New Labor Secretary Thomas Perez – after a controversial tenure at the Department of Justice marked by his involvement in targeting voter identification laws, dropping charges against the New Black Panther Party, and fighting Arizona’s immigration enforcement – was ceremonially sworn by Vice President Joe Biden Wednesday.
Perhaps most relevant to Perez’s current office was his action on “disparate impact” cases in employment and bank loans while serving as assistant attorney general for the DOJ’s Civil Rights Division. “Disparate
WASHINGTON, DC - SEPTEMBER 04: U.S. Vice President Joe Biden (L) conducts a ceremonial swearing-in for Labor Secretary Thomas Perez with his wife Ann Marie Staudenmaier and son Rafael Perez at the Department of Labor September 4, 2013 in Washington, DC. Perez was officially sworn in July 23, 2013. Perez served as the Assistant Attorney General for the Civil Rights Division of the Department of Justice before being tapped by President Barack Obama to head the Labor Department during his second term.
Credit: Getty Images
impact” is a statistical tool to show that lenders or employers are discriminating against minorities, which doesn’t require showing intent to discriminate nor examine the individual decisions, rather relies only on the numbers.
Speaking at the Department of Labor after the swearing in, Perez said his goals include “confronting the challenge of income inequality, secure a better bargain for the middle class and build ladders of opportunities,” and further called for “leveling the playing field." He further said he would advocate for immigration reform.
“We must fix our broken immigration system,” he said. “It’s an economic imperative, a law enforcement imperative, a humanitarian imperative. Not only will we bring 11 million people out of the shadows, we will create economic growth, promote entrepreneurship, strengthen Social Security, help reduce the deficit and grow the economy.”
Based on a speech he delivered in January 2010 at an AFL-CIO event in Greensboro, N.C. honoring the Rev. Martin Luther King Jr., Perez could be an activist secretary.
“He [King] would ask the question: If women outnumber men in the workplace, then why are women still fighting for pay equity in the workplace?” Perez said.
In the same speech, he added, “In 2010, a Latina sits on the Supreme Court bench. And yet newcomers to our country, trying like so many generations past to carve out a life in the land of the free, face bigotry and hate because of the language they speak, the clothes they wear, the color of their skin or the accent in their voice.”
He went on, "Discrimination persists – both blatant discrimination and the dangerously subtle kind – in so many of our institutions, showing up in our schools, in our workplaces, in our health care system, in our financial system."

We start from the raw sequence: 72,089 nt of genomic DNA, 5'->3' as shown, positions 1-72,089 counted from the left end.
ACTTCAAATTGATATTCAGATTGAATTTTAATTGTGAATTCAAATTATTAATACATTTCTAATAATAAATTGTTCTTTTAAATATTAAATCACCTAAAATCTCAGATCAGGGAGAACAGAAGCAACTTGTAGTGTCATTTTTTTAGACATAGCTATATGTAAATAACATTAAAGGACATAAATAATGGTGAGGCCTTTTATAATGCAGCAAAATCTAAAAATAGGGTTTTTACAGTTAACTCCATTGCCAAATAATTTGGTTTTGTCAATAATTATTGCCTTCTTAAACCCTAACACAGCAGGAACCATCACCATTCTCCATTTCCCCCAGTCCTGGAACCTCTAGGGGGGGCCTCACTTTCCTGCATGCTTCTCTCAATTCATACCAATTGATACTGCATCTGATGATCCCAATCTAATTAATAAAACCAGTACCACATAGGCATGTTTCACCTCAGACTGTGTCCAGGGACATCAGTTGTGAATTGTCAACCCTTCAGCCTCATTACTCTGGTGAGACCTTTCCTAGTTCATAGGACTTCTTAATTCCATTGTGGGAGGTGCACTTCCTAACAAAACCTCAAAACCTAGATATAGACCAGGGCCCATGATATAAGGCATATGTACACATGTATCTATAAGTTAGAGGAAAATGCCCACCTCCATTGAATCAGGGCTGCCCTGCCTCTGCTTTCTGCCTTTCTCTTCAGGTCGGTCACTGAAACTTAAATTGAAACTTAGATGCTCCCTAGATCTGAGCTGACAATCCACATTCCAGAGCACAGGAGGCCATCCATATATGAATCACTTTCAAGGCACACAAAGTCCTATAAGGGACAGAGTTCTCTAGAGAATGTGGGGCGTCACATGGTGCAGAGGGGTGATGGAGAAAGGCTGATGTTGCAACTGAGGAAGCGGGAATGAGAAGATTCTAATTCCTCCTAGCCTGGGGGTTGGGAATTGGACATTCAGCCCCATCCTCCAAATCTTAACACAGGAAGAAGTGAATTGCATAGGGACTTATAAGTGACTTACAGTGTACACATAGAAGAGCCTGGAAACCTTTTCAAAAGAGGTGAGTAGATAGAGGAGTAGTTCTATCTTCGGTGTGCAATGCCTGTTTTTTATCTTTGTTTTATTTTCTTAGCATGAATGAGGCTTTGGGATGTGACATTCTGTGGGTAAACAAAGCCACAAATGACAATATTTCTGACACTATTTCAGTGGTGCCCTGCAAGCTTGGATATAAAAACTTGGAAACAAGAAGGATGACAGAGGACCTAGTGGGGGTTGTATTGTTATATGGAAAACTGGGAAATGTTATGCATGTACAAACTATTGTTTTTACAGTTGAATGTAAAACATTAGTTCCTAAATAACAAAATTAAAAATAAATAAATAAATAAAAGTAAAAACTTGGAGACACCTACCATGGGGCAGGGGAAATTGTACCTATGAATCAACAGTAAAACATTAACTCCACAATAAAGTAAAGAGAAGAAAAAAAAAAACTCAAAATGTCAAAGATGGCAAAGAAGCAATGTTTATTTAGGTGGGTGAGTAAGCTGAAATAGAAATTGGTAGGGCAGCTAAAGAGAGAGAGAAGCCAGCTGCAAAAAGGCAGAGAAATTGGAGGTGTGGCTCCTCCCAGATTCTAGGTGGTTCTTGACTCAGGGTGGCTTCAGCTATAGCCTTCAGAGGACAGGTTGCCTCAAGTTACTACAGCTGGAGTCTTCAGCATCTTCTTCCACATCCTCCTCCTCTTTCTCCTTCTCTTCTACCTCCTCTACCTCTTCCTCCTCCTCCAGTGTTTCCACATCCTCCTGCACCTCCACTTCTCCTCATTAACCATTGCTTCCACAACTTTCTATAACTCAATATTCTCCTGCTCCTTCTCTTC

On the housing front, Perez was reportedly the key figure in Justice Department’s actions to stop a Supreme Court case from going forward that challenged “disparate impact.”
The case of Magner v. Gallgher was a legal battle between the city of St. Paul, Minn. and certain landlords in the city that accused the city of racism for enforcing the housing code. The Supreme Court decided to hear the case in which the city was challenging the legality of using “disparate impact” analysis under the Fair Housing Act. “Disparate impact” was important enough to maintain that, according to Orange County Register, Perez promised to drop two False Claims Act cases against the city if the city would drop its case against disparate impact. The deal saved the city millions.
Also relevant to his post as labor secretary is his record on illegal immigration.
Before joining the Obama Justice Department, Perez was named the Maryland state secretary of labor under Democratic Gov. Martin O’Malley in 2007. As a member of the Montgomery County Council in 20004, Perez testified before the Maryland state legislature in opposition to legislation blocking illegal immigrants from getting drivers licenses and opposing proof of citizenship in order to register to vote.
Perez was confirmed by the Senate to lead the DOJ’s Civil Rights Division in October 2009. Shortly after, the division began an investigation into Maricopa County, Ariz. Sheriff Joe Arpaio, known nationally for his strict immigration enforcement policies. The next year he sued the state of Arizona for SB 1070, the law that allowed local police to ask for identification if they suspected someone was not in the country legally. The key provision of that law as upheld by the U.S. Supreme Court, though other provisions were not.
In 2010, two DOJ officials – J. Christian Adams and Christopher Coates – said Perez played a key role in dismissing the voter intimidation case against the New Black Panther Party whose members were caught on video intimidating voters in Philadelphia.
Perez took the lead in blocking voter ID laws in both South Carolina and Texas and also took action to stop Florida from its efforts to purge dead and ineligible voters from the voter rolls.